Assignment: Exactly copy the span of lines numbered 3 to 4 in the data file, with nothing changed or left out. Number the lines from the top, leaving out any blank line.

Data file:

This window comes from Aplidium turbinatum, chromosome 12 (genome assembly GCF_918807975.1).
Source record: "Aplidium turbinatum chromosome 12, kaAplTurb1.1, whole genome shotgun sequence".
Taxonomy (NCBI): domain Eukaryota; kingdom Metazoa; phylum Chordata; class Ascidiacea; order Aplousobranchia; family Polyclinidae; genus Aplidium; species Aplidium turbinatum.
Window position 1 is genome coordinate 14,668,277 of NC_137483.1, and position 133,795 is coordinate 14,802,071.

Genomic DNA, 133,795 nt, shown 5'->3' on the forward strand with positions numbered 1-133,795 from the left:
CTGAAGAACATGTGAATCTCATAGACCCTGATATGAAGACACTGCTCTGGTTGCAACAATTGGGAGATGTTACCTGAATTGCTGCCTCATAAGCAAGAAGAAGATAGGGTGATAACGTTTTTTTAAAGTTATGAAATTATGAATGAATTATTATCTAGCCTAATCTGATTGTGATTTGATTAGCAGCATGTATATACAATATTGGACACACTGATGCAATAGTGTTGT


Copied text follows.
Taxonomy (NCBI): domain Eukaryota; kingdom Metazoa; phylum Chordata; class Ascidiacea; order Aplousobranchia; family Polyclinidae; genus Aplidium; species Aplidium turbinatum.
Window position 1 is genome coordinate 14,668,277 of NC_137483.1, and position 133,795 is coordinate 14,802,071.